イベント予定講演会/Lecture

Tuesday, 13 September 2022, 5:00-6:30pm

How relevant are theoretical frameworks developed in the U.S. and Europe for understanding patterns of family change and socioeconomic inequality in Japan? I begin to address this question by synthesizing the results of several recent papers on socioeconomic differences in family demographic behavior and children’s well-being in Japan.

Previous Events

Tokyo College Lecture “How the Russo-Ukrainian War is Changing European International Order: The Perspective from Japan”

イベント予定共催/Joint Event講演会/Lecture

Friday, 29 July 2022, 3:00-5:00 pm (Doors open: 2:30 pm)

The Russo-Ukrainian War is changing the structure of international order and security in Western Europe. Did it mend the EU's diplomatic and security divisions in Western Europe, or did it reaffirm them?
How is Japan's response to the war in Russia and Ukraine perceived in the West, and how will it affect Japan's future relations with Western nations?

“The Future of Europe and the EU-Japan Partnership: The War in Ukraine and its Impact on Europe and Beyond” Lecture by H.E. Herman Van Rompuy

イベント予定共催/Joint Event講演会/Lecture

Tuesday, 12 July 2022, 1:00-2:45 pm (Doors open: 12:30 pm)

The war in Ukraine has shaken our confidence in peace and prosperity within Europe and beyond. What is needed to overcome such a crisis in international relations? H.E. Herman Van Rompuy, President Emeritus of the European Council, leads the discussion by sharing his insights on the future of Europe and Japan which will be followed by Q&A sessions with students and others.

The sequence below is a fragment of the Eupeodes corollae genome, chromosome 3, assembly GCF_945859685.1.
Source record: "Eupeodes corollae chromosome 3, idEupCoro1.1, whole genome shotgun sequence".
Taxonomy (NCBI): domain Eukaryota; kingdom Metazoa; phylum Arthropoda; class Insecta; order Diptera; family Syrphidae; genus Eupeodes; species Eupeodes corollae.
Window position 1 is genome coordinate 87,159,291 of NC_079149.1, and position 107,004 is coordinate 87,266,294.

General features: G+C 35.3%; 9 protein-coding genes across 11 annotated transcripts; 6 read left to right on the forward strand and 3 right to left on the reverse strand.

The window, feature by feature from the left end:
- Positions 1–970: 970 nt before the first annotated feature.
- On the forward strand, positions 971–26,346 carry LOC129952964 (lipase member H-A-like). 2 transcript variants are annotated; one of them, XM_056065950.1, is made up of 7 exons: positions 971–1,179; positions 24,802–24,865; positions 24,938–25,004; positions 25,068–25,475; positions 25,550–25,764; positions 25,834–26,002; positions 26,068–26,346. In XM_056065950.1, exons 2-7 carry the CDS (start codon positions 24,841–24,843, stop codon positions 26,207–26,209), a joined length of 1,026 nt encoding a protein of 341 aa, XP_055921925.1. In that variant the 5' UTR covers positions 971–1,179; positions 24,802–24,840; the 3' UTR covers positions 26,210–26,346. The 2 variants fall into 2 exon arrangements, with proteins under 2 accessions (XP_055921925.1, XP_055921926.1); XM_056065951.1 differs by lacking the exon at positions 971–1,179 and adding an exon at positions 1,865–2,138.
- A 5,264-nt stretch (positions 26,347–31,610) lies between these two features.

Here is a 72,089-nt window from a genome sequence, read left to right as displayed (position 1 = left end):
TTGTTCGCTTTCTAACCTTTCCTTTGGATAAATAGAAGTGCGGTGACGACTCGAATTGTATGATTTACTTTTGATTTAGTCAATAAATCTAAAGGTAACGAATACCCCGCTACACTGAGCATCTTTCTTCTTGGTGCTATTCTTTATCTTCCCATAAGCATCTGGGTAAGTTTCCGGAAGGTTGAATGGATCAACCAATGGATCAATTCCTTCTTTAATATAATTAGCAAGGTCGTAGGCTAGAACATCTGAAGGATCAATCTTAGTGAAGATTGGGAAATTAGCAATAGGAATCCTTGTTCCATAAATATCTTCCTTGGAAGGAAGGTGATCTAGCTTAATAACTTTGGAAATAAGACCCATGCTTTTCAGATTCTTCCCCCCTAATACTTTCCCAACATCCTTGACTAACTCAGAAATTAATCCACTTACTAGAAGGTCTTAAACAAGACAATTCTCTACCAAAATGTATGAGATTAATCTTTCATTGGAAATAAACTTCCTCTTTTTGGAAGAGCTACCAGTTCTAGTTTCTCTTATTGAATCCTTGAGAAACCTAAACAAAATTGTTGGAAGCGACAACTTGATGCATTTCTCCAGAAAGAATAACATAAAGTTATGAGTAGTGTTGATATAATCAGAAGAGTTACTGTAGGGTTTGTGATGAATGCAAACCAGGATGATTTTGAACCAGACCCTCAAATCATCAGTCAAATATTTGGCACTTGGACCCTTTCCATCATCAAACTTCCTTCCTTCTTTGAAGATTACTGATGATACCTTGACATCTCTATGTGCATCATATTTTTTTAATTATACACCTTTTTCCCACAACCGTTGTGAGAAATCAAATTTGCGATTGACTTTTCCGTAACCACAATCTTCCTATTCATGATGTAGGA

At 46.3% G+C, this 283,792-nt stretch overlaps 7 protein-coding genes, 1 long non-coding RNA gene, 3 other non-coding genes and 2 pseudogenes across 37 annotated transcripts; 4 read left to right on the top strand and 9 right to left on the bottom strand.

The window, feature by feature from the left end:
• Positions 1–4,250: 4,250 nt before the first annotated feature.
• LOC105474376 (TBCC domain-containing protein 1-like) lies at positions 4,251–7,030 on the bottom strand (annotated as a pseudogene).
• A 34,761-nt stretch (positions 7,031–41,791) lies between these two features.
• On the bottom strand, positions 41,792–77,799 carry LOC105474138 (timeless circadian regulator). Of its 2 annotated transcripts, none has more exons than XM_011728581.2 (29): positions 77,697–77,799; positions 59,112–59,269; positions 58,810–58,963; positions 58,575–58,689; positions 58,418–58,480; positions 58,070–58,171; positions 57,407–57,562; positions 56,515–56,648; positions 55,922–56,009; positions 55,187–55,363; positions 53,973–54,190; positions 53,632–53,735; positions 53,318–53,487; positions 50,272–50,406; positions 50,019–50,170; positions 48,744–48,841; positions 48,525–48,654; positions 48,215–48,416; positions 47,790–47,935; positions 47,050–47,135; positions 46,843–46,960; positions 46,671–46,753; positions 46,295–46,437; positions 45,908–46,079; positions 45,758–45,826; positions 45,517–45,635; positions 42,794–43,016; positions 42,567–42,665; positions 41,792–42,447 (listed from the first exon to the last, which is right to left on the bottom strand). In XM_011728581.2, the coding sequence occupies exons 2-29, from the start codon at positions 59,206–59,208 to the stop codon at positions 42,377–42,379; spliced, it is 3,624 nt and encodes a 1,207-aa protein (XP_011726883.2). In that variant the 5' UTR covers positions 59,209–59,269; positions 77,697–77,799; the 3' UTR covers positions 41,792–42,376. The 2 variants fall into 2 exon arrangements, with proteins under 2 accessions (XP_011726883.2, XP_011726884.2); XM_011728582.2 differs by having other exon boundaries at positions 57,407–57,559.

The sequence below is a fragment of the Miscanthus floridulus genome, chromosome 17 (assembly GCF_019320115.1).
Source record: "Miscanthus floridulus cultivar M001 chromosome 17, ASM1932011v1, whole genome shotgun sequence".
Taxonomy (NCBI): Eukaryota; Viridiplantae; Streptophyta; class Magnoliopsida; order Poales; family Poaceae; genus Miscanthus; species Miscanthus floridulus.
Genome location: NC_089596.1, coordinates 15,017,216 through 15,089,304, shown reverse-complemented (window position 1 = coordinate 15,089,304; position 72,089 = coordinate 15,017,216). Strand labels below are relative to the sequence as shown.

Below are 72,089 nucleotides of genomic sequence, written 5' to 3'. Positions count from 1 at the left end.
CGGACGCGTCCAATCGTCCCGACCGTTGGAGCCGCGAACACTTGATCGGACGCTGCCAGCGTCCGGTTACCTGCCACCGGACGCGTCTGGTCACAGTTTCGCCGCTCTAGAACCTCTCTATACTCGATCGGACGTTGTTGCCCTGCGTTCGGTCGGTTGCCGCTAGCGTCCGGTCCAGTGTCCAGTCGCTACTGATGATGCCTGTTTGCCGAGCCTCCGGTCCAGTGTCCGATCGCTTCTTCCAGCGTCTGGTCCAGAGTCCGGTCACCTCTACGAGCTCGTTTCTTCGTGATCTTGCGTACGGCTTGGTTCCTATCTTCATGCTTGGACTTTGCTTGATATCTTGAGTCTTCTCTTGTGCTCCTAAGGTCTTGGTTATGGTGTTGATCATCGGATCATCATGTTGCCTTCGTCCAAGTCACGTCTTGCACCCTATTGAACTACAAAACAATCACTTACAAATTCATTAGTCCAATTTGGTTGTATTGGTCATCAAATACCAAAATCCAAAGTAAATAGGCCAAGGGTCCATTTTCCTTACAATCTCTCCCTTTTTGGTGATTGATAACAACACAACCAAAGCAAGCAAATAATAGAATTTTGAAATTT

“Rereading Proust in 2022” Lecture by Prof. Antoine Compagnon

イベント予定講演会/Lecture

Thursday, 23 June 2022, 4:00-5:30 pm (Doors open: 3:30 pm)

In 2022, we are commemorating the centennial of Marcel Proust's death with an extraordinary salvo of publications, exhibitions, and acclamations. “Proust is the man of the year,” advertised the Italian magazine La Repubblica on New Year’s Day. It gives us an occasion to evaluate the magnitude of his novel, Remembrance of Things Past or In Search of Lost Time, and also to compare this anniversary with the previous one, 1971, a century after Proust’s birth. His star hasn’t stopped rising.

“Rethinking Methodology in Global Diplomacy” Lecture by Prof. SHIMAZU Naoko

イベント予定講演会/Lecture

Tuesday, 7 June 2022, 4:00-5:30 pm (Doors open: 3:30pm)

Why do we need to rethink about the way we study and make sense of global diplomacy? In this lecture, I explore how cultural approaches can illuminate important aspects of diplomacy which have not been adequately considered in much of the existing scholarly literature.

“Globalisation, Empires, and the Making of the Modern World” Lecture by Prof. A. G. Hopkins

イベント予定講演会/Lecture

Friday, 13 May 2022, 15:00-16:30 (Doors open: 14:40)

This talk describes three phases of globalisation that have occupied the last five centuries and their role in making the world we know today. The first two phases were associated with the rise of Western empires, which integrated large parts of the world through a process of compulsory globalisation. The third phase, which began after 1945, brought empires to an end and produced the current world order - and disorder.

“Trade war, global pandemic, Ukraine: What we know, and don’t know, about the new political and economic order” Lecture by Mr. Bill Emmott

イベント予定講演会/Lecture

10 May 2022, 3:00-4:30 pm (Doors open: 2:40 pm)

Recent years have featured the US-China trade war, the coronavirus pandemic, and Russia’s invasion of Ukraine, each of which we can consider “radically uncertain” events that were not in any real sense predictable. This lecture seeks to identify how these events fit into conventional frameworks for explaining the world, how these events might have changed that framework, what elements of the framework remain unknown, and how we should respond to this age of uncertainty.


TOP